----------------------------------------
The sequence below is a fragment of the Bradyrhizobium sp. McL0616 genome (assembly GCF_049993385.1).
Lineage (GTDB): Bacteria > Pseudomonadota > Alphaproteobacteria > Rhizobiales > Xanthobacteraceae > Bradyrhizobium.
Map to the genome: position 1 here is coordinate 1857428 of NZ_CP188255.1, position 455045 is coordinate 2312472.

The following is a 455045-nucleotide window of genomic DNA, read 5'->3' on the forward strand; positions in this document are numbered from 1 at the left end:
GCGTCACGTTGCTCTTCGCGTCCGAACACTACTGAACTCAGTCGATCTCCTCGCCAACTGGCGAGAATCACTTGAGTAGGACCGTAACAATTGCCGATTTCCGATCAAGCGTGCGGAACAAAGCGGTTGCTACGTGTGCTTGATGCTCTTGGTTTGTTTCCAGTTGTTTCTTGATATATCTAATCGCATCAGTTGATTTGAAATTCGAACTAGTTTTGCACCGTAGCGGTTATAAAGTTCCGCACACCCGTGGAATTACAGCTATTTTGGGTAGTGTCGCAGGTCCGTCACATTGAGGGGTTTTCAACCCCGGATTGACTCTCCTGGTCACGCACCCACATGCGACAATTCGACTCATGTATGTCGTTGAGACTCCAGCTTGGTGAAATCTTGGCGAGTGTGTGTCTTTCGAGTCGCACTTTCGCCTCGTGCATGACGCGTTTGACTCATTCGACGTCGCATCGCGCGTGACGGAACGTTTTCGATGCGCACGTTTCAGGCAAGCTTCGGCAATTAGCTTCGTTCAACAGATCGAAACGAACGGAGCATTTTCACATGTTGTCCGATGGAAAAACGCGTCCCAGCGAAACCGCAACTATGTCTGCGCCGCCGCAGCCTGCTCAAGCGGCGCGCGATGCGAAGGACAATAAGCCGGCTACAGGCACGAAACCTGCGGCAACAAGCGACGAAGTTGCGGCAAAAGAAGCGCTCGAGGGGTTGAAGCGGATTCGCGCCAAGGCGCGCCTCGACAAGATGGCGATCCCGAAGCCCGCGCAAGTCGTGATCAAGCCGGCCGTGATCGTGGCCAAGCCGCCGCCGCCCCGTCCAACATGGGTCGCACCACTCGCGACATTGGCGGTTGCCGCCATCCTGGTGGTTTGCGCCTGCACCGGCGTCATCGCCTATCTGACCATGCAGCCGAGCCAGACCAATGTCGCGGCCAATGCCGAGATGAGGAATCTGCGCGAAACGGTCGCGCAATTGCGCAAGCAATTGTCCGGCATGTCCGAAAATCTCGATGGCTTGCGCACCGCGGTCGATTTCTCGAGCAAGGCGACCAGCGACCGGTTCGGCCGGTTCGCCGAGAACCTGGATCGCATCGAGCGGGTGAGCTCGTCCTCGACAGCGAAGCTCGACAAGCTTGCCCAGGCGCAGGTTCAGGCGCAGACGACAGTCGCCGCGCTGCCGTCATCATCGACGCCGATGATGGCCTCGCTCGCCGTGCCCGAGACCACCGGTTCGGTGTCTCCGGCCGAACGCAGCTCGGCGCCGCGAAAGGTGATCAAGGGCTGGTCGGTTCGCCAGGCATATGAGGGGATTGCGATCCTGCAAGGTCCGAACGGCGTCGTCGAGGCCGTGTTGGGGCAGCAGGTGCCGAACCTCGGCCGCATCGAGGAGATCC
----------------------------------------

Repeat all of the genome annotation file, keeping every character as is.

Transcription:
The sequence below is a fragment of the Bradyrhizobium sp. McL0616 genome (assembly GCF_049993385.1).
Lineage (GTDB): Bacteria > Pseudomonadota > Alphaproteobacteria > Rhizobiales > Xanthobacteraceae > Bradyrhizobium.
Map to the genome: position 1 here is coordinate 1857428 of NZ_CP188255.1, position 455045 is coordinate 2312472.

The following is a 455045-nucleotide window of genomic DNA, read 5'->3' on the forward strand; positions in this document are numbered from 1 at the left end:
GCGTCACGTTGCTCTTCGCGTCCGAACACTACTGAACTCAGTCGATCTCCTCGCCAACTGGCGAGAATCACTTGAGTAGGACCGTAACAATTGCCGATTTCCGATCAAGCGTGCGGAACAAAGCGGTTGCTACGTGTGCTTGATGCTCTTGGTTTGTTTCCAGTTGTTTCTTGATATATCTAATCGCATCAGTTGATTTGAAATTCGAACTAGTTTTGCACCGTAGCGGTTATAAAGTTCCGCACACCCGTGGAATTACAGCTATTTTGGGTAGTGTCGCAGGTCCGTCACATTGAGGGGTTTTCAACCCCGGATTGACTCTCCTGGTCACGCACCCACATGCGACAATTCGACTCATGTATGTCGTTGAGACTCCAGCTTGGTGAAATCTTGGCGAGTGTGTGTCTTTCGAGTCGCACTTTCGCCTCGTGCATGACGCGTTTGACTCATTCGACGTCGCATCGCGCGTGACGGAACGTTTTCGATGCGCACGTTTCAGGCAAGCTTCGGCAATTAGCTTCGTTCAACAGATCGAAACGAACGGAGCATTTTCACATGTTGTCCGATGGAAAAACGCGTCCCAGCGAAACCGCAACTATGTCTGCGCCGCCGCAGCCTGCTCAAGCGGCGCGCGATGCGAAGGACAATAAGCCGGCTACAGGCACGAAACCTGCGGCAACAAGCGACGAAGTTGCGGCAAAAGAAGCGCTCGAGGGGTTGAAGCGGATTCGCGCCAAGGCGCGCCTCGACAAGATGGCGATCCCGAAGCCCGCGCAAGTCGTGATCAAGCCGGCCGTGATCGTGGCCAAGCCGCCGCCGCCCCGTCCAACATGGGTCGCACCACTCGCGACATTGGCGGTTGCCGCCATCCTGGTGGTTTGCGCCTGCACCGGCGTCATCGCCTATCTGACCATGCAGCCGAGCCAGACCAATGTCGCGGCCAATGCCGAGATGAGGAATCTGCGCGAAACGGTCGCGCAATTGCGCAAGCAATTGTCCGGCATGTCCGAAAATCTCGATGGCTTGCGCACCGCGGTCGATTTCTCGAGCAAGGCGACCAGCGACCGGTTCGGCCGGTTCGCCGAGAACCTGGATCGCATCGAGCGGGTGAGCTCGTCCTCGACAGCGAAGCTCGACAAGCTTGCCCAGGCGCAGGTTCAGGCGCAGACGACAGTCGCCGCGCTGCCGTCATCATCGACGCCGATGATGGCCTCGCTCGCCGTGCCCGAGACCACCGGTTCGGTGTCTCCGGCCGAACGCAGCTCGGCGCCGCGAAAGGTGATCAAGGGCTGGTCGGTTCGCCAGGCATATGAGGGGATTGCGATCCTGCAAGGTCCGAACGGCGTCGTCGAGGCCGTGTTGGGGCAGCAGGTGCCGAACCTCGGCCGCATCGAGGAGATCC